Kids and food, kids and food. As our family’s chief cook and bottle washer (except that thank God the only bottles I deal with these days are of the wine variety), a lot of my day is spent thinking about kids and food. It was so much easier when they were only a year old, and their little mouths opened wide and I just shovelled it in. Hard poo, add some organic prunes. Soft poo, organic bananas. I was a food combo chemistry expert. Back in the good old days before they had opinions. When all I had to do was give them hunks of meat from my plate with some mushy fruit, veg, and a few Cheerios.
Nowadays I find it much harder to provide them with balance. I spend most of my day in food negotiations.
“Eat this and you’ll get some of this.”
“Sorry, you’ve hit your sugar limit for today.”
“Yes, I know you’re hungry, but if you’re not hungry for healthy food then you’re not actually hungry.”
I feel like every parent who is in charge of the fridge/stove deserves a food superhero cape. Not only do we research whether a piece of double-gluten-high-fructose-pinksludge-transfat-GMO-take-out-chicken will slowly rot their insides, we have to teach kids how to manage in this confusing marketing-rich environment so that they become adults who have a healthy relationship with food and fitness. How do I prepare them to be informed and make good choices without overwhelming them? Am I too much of a fanatic? Am I too laid back? Most of the time my defences are worn out and the latter is true. I thought I’d share some of my best tricks, though, in case some of you other superheroes are overwhelmed too. I’d love to hear some of your own strategies in the comments.
I talk in the language of sugar, vitamins, and things that grow in the ground or on a tree.
My kids are four and six. Sugar is my toughest battle. It starts with the cereal they eat five minutes after they wake up and continues about every fifteen minutes all day long, nearly driving me mental. But I won’t give up. I want them to be aware of the foods that are loaded with sugar, and that those are the foods that need to be moderated. This may sound simple, but muffins, granola bars and juices? Trickier. On the flip side, knowing about vitamins and whether something actually grew somewhere encourages them to add the fruit/veg balance to the coveted chicken finger, pizza or KD meal (let’s keep the fact that wheat grows in the ground on the down low, okay?). When they eat something nutritious, I say, “Your body is saying thank you for that healthy food.” It’s cheesy, but close to being true.
I’m teaching my kids to cook.
I believe that not knowing how to cook leads to fast food, restaurant meals, and prepared foods later on. My little guy especially loves to bake. You may think, “but baking isn’t healthy!” It sure is fun, though, and it sets the foundation for getting hands dirty with food. I let them feel up the flour, and crack eggs, even if that means I have to buy a half-dozen extra. If food prep is fun rather than work, I hope that later they’ll be up to the task.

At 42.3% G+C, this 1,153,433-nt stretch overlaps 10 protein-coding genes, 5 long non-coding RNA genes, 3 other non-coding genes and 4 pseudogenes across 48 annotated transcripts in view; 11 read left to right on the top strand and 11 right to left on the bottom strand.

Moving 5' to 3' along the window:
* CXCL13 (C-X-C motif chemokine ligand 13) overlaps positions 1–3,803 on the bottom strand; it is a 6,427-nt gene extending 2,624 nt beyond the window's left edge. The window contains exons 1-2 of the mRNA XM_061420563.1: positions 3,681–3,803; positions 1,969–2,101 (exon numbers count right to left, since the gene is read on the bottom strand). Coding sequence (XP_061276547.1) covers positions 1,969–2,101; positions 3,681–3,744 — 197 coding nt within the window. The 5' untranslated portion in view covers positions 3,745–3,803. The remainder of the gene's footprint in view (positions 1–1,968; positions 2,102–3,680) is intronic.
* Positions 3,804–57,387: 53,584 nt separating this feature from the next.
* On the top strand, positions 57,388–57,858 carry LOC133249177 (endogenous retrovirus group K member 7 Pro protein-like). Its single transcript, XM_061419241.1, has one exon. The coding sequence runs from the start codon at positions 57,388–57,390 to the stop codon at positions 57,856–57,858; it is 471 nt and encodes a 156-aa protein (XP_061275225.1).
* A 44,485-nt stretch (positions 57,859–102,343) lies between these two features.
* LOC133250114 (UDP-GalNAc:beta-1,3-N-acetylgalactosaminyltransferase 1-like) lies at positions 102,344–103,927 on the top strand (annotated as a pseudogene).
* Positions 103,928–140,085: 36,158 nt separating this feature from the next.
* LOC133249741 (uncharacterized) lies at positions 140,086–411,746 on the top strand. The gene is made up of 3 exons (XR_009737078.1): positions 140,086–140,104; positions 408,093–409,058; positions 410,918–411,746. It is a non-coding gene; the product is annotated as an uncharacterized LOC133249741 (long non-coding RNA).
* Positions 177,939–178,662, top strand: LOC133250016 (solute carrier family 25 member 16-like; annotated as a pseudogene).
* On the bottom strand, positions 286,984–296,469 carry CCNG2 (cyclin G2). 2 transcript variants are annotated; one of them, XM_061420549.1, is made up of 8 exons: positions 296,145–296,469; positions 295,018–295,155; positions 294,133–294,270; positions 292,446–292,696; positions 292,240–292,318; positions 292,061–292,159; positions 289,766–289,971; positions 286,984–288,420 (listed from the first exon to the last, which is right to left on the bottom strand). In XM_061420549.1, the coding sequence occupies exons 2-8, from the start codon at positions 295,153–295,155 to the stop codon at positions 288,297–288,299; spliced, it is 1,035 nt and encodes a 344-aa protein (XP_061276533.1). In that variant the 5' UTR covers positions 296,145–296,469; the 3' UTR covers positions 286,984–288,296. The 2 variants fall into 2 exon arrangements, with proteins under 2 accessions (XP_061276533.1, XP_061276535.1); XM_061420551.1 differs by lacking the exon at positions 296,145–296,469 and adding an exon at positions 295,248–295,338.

Developing a water tolerance
A return to my sugar nemesis. I figure that if my kids drink water over sugary liquids, I have slightly more leeway with the other foods they beg for all day, and their teeth are less likely to blacken and fall out of their heads. I let my kids choose awesome fancy water bottles. The nice ones may even cost $15, but I save that in two weeks by staying away from the juice and pop aisle. Hopefully they’ll keep up with the water when they’re big.
Keeping messaging empowering
I will never in my life mention my daughter’s weight, and will always tell her that she looks beautiful. I will, however, encourage healthy food choices and an active lifestyle, and I’m obviously not shy to raise these topics. But when I talk diet, I’m never talking, “diets.”
Moderation rather than exclusion
When I was a kid I wasn’t allowed to chew gum. My parents thought it would pull out dental work. So who do you think basically had shares in Hubba Bubba when she was at school out of her parents’ reach? I don’t exclude fast food, candy, or other junk, I just try not to let it get out of hand.
An active lifestyle
This is nothing that we don’t already know. My daughter wants to quit gymnastics right now and I’m trying to discourage her, telling her how much her muscles love it. If she does decide she’s finished with it, I will help (at first I had typed “make”) her choose something else active, because we’re not great at religiously going to the park. If scheduled fitness activities don’t work for your kids, I’d suggest religiously going to the park. I love the idea of lessons in sports that adults do, because I feel like these are an investment in life-long fitness – hockey, soccer, skiing, tennis, basketball and swimming are great examples.
I don’t know, man. Like I said, I’m just trying to do the best I can, and some days are better than others. I try not to beat myself up when I see online that someone’s kid gobbles up their quinoa bars when I know that mine just ate a Costco hotdog. But if you struggle like me, be strong, food superheroes. A healthy future depends on it.